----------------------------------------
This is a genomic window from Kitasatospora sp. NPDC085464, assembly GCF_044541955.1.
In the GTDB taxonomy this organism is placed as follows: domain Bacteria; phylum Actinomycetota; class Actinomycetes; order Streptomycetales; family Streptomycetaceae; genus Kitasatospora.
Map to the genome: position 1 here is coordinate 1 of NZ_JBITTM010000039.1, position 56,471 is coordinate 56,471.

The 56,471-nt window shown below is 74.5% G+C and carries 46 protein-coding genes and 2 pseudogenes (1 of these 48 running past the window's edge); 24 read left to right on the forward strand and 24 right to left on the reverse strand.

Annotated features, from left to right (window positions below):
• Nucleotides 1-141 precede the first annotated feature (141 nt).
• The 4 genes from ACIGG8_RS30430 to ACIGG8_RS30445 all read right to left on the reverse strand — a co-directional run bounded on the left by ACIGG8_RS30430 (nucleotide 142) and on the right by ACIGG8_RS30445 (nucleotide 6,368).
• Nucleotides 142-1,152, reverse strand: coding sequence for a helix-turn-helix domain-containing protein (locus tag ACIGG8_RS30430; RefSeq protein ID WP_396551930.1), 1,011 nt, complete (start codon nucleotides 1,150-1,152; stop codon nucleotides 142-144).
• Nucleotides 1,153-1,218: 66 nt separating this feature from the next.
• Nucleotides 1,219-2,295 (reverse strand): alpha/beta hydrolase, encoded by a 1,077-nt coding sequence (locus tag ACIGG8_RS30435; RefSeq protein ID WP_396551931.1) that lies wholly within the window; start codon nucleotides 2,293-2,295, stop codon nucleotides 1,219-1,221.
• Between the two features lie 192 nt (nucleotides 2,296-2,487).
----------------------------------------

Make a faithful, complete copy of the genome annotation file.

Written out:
This is a genomic window from Kitasatospora sp. NPDC085464, assembly GCF_044541955.1.
In the GTDB taxonomy this organism is placed as follows: domain Bacteria; phylum Actinomycetota; class Actinomycetes; order Streptomycetales; family Streptomycetaceae; genus Kitasatospora.
Map to the genome: position 1 here is coordinate 1 of NZ_JBITTM010000039.1, position 56,471 is coordinate 56,471.

The 56,471-nt window shown below is 74.5% G+C and carries 46 protein-coding genes and 2 pseudogenes (1 of these 48 running past the window's edge); 24 read left to right on the forward strand and 24 right to left on the reverse strand.

Annotated features, from left to right (window positions below):
• Nucleotides 1-141 precede the first annotated feature (141 nt).
• The 4 genes from ACIGG8_RS30430 to ACIGG8_RS30445 all read right to left on the reverse strand — a co-directional run bounded on the left by ACIGG8_RS30430 (nucleotide 142) and on the right by ACIGG8_RS30445 (nucleotide 6,368).
• Nucleotides 142-1,152, reverse strand: coding sequence for a helix-turn-helix domain-containing protein (locus tag ACIGG8_RS30430; RefSeq protein ID WP_396551930.1), 1,011 nt, complete (start codon nucleotides 1,150-1,152; stop codon nucleotides 142-144).
• Nucleotides 1,153-1,218: 66 nt separating this feature from the next.
• Nucleotides 1,219-2,295 (reverse strand): alpha/beta hydrolase, encoded by a 1,077-nt coding sequence (locus tag ACIGG8_RS30435; RefSeq protein ID WP_396551931.1) that lies wholly within the window; start codon nucleotides 2,293-2,295, stop codon nucleotides 1,219-1,221.
• Between the two features lie 192 nt (nucleotides 2,296-2,487).